Evil Engineering: The Education vs. The Students
Peter W. De Bonte
The Education vs. The StudentsClaimer: All of the connections one might draw between the characters and events in this document and actual characters and events can and very well might be true. So sue me. (It might be entertaining.)
"Wow," I exclaimed, "I'm so inspired! I just spent 4 hours with my English teacher and I finally understand!"
My dormmates looked at me very strangely as I ran thru from room to room proclaiming that I had actually been enlightened in Introduction to Interpretation, a course feared and hated even by people majoring in the department. "Oh no, they've warped him." "What did they do to you?" "Are you sure you're still sane?" "Hey ......" Well, Some comments were not reprintable, which shows that I am not the only student who dislikes the setup of the curriculum here.
It's the last week of classes and I have a final paper due. The assignment is to be based on some personal revelation and I have finally found it. Valarie, my English instructor has helped me finally see the through my previous draft, which was, in reality, a large complaint against the English class specificly. I had intended it to be an argument for more choice in the engineering curriculum in my particular school, CMU. Now realize that it is not particular at all. The same situation would arise in all universities, because they all have the same rules, the same system, and that is exactly what David Noble was trying to say in "Technology as People", the eighth chapter of his book, "America by Design".
I really do like being here at CMU. It's a school with an excellent reputation for my major, Electrical and Computer Engineering, and it has interesting technical lectures as well as interesting people.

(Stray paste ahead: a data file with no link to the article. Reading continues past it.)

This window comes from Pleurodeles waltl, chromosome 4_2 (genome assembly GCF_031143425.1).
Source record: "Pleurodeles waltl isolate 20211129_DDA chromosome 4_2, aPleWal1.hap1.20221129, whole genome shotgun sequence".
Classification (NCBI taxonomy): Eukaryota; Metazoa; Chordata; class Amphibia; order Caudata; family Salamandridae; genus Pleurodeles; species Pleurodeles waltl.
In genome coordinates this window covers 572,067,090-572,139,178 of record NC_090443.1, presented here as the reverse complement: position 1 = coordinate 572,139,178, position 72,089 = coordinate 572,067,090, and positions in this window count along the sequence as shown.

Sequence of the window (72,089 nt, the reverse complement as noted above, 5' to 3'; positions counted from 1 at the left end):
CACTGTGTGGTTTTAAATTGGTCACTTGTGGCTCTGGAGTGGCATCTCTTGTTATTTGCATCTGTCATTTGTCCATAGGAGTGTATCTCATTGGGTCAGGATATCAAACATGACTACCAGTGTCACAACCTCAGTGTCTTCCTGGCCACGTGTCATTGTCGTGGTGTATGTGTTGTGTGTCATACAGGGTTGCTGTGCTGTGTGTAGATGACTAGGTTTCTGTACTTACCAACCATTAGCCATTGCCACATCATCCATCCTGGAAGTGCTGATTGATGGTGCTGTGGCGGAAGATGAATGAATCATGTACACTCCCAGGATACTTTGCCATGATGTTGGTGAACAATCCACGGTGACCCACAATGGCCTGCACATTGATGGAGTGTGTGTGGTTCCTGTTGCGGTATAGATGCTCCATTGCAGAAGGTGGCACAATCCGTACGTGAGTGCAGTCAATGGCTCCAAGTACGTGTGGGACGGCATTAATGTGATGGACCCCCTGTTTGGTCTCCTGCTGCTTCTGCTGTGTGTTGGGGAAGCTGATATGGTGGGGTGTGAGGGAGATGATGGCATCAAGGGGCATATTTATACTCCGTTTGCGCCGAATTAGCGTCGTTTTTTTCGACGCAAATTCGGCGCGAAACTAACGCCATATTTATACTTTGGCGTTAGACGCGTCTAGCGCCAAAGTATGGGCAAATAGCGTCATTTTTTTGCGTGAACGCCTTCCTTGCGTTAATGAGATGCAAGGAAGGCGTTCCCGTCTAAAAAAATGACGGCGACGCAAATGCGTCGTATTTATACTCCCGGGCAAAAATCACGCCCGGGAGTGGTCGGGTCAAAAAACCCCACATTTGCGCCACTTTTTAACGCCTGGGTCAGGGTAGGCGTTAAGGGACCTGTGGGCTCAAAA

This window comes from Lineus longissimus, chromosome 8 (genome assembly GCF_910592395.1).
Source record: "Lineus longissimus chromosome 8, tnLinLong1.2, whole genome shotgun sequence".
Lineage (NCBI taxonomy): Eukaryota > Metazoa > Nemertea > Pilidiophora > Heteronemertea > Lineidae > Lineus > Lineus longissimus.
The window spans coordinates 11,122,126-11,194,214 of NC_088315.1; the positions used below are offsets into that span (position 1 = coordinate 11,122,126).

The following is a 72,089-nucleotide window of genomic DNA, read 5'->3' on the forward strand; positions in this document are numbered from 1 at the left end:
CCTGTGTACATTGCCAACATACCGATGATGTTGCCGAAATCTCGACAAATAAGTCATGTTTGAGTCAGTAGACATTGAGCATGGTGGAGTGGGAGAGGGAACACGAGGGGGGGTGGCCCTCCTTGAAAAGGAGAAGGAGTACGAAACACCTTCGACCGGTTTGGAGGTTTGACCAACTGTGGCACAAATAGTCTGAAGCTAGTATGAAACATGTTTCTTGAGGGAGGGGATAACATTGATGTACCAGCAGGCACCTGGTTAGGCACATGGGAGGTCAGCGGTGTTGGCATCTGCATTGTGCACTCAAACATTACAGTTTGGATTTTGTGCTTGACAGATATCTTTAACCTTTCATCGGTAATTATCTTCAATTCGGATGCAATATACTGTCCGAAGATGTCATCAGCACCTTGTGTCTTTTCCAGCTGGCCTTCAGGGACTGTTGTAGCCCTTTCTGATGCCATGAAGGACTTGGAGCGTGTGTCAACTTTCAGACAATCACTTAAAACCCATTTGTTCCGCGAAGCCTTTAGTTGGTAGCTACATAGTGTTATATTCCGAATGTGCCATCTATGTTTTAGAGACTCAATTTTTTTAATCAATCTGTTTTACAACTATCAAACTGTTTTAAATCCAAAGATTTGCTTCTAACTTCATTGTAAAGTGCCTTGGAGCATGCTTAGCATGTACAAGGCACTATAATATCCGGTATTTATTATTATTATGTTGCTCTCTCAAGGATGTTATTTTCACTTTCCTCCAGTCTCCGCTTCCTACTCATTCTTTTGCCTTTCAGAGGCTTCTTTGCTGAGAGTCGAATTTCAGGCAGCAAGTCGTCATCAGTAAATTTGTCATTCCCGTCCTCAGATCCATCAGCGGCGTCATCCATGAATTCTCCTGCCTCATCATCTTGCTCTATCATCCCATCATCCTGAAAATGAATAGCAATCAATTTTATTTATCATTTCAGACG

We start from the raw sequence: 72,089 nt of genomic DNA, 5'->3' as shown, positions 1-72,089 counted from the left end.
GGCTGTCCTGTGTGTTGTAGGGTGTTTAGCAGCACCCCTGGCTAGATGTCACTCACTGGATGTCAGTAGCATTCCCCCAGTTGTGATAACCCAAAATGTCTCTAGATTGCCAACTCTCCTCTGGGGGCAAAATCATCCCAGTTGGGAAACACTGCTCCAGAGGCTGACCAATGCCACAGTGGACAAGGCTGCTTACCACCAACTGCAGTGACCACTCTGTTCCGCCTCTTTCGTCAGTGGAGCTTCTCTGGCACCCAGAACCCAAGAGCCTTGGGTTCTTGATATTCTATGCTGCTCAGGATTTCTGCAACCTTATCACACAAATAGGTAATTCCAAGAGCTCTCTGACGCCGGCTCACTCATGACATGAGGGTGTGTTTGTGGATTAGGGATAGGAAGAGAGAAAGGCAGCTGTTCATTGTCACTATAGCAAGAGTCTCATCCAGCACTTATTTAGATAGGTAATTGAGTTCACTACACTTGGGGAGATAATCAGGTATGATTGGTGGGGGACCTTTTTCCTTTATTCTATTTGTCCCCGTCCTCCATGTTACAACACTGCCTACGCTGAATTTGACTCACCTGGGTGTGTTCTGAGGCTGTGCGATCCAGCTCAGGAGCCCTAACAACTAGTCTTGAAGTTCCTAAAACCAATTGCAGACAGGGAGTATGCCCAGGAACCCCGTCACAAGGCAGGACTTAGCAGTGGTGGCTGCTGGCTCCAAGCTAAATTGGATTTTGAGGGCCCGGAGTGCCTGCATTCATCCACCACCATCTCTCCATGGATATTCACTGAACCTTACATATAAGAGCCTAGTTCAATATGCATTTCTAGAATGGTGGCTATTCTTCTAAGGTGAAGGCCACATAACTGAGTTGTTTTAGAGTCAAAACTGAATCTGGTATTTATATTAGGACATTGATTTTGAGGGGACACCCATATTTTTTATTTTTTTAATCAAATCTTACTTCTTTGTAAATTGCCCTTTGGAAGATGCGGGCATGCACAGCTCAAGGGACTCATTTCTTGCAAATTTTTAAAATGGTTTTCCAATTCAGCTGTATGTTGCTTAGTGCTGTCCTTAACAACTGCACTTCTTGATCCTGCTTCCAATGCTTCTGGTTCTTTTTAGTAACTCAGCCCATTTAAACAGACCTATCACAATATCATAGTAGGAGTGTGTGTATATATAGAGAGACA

Dispite my positive feelings, I also have some disputes. I am not SuperStudent by any means. When I accepted I new I would probably be in the middle of the class ranking, or perhaps slightly below. Federal law offers me an option to this: I am allowed to define my own minimum full-time course load by law because of my various learning disabilities, but I hate to use this as an excuse. I also do not wish to spend eight or more years as an undergraduate because on the one hand this would be a large chunk of my life in which most students would already have a graduate degree. On the other hand I already do not know how I am paying for only four or possibly five years of my education and any additional years would be even more financially painful.
David Nobel complains that engineering schools were designed completely ignoring the Flexner Report of 1910. Aberham Flexner was an educational reformer who opened his own medical school . His "unorthodox methods" included, among other things, students being free to work at their own pace, which allowed them to start their college educations much earlier. To some his methods may seem strange, but he was respected as the Carnegie Foundation commissioned his report to review medical education in 1910, and due his findings almost half of the one hundred fifty five schools reviewed were closed. (FLEXNER, Abraham, An Autobiography (1960); Numbers, R.L., ed., The Education of American Physicians: Historical Essays (1980))] However, due to the setup of the system, as I mentioned before, I do not have the resources, either time or money, to spend as much time as I could use in undergraduate education.